Happy birthday, Oliver Sacks


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Today, neurologist and author Oliver Sacks turns 76. His most recent book, 2007’s ‘Musicophilia: Tales of Music and the Brain’ is, we wrote in our review, ‘not so much a greatest-hits collection as a purposeful set of remixes’ of cases he’d written about before, shifting attention to the issues of music and the brain.

The stories Sacks tells are so fascinating that his storytelling is, perhaps, overlooked. Take the title of his 1985 book, ‘The Man Who Mistook His Wife for a Hat’ -- it’s wonderful, isn’t it? It could easily have been called Case Studies in Neuroscience, or Perceptual Aberrations Today. But chances are it wouldn’t have become a bestseller.


In an interview with the National Review of Medicine last year, Sacks talked about taking time off after med school and traveling in Canada.

I kept a journal, called Canada Pause, in 1960. Canada Pause because travelling in Canada, especially in the Rockies, was sort of an interim for me. I had left England but was not sure what to do, not sure I wanted to stay in medicine. I wanted to write, but I had no idea what about.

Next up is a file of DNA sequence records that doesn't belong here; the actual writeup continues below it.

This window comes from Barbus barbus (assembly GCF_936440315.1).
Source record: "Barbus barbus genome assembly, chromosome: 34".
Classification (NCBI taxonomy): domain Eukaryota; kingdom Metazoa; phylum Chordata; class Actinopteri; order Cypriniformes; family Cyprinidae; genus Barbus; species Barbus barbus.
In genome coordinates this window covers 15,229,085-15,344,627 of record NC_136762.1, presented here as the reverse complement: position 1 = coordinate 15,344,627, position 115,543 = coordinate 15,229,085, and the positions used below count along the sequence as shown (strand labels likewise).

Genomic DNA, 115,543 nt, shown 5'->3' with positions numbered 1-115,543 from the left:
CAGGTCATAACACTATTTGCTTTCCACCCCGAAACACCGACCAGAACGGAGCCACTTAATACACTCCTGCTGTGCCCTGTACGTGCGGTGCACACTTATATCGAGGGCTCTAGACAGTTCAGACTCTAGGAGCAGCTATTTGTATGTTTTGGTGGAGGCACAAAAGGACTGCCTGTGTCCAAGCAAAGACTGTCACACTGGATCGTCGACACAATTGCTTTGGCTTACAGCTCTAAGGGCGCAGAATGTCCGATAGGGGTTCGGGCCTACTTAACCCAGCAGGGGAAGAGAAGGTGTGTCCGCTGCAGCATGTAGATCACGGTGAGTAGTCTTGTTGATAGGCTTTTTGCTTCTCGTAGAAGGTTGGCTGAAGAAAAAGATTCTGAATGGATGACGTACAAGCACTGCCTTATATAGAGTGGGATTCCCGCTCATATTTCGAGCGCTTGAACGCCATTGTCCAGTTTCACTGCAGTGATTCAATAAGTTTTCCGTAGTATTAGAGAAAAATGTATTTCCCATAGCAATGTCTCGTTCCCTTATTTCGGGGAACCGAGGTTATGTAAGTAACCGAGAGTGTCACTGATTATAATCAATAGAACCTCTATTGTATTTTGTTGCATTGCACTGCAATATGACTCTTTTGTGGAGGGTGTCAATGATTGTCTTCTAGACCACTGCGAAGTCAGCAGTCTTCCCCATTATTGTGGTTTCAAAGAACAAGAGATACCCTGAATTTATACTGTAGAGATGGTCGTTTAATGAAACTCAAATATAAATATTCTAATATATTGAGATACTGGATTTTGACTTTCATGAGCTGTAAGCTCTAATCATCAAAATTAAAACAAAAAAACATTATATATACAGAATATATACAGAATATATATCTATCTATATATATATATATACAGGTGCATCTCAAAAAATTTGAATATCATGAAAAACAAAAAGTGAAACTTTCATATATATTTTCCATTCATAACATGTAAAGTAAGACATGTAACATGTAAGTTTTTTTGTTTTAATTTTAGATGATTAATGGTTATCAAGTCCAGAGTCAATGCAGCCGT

As he undertook his medical career, his writing developed in tandem. Tim McIntyre interviewed Sacks for the Whole Earth Review in 1985.

TM: Your passion for literature seems to come through with the numerous literary references that you make in your books.

OS: I don’t think of them as ‘literary references.’ I don’t feel like a very literary person, but they just seem to apply. I mean, when I was reading Donne’s Devotions, which I quote a lot in ‘Awakenings,’ it just seemed so close: ‘Diseases hold consultations. They seem to multiply among themselves.’ This was not just poetry: it was actually what seemed to be happening in front of me, and it was like a sort of science.... I think that medicine, and case history in particular, allows us a blending of art and science. That’s why I like it.

Sacks is devoted to classical music -- Bach over Beethoven, as he demonstrated when they filmed his brain as he listened to both for the recent Nova television show Musical Minds. Back in 1995, McIntyre asked him about the music, writing and reading.


TM: I think you can hear the music in a lot of the best writing. James Joyce, for instance. His sentences have a musical feel to them, and supposedly he had a beautiful tenor singing voice.

OS: And for that matter there’s Saul Bellow, whose ‘Mr. Sammler’s Planet’ I’m now reading. Some of the paragraphs, you know they’re obviously ... This is a voice: this is the voice of the writer. There’s the wit and the observation of the writer and everything else, but there’s also the sheer music of the prose. And I think if that music runs through you, you have to sing or write or talk.

Happy birthday to Dr. Sacks.

-- Carolyn Kellogg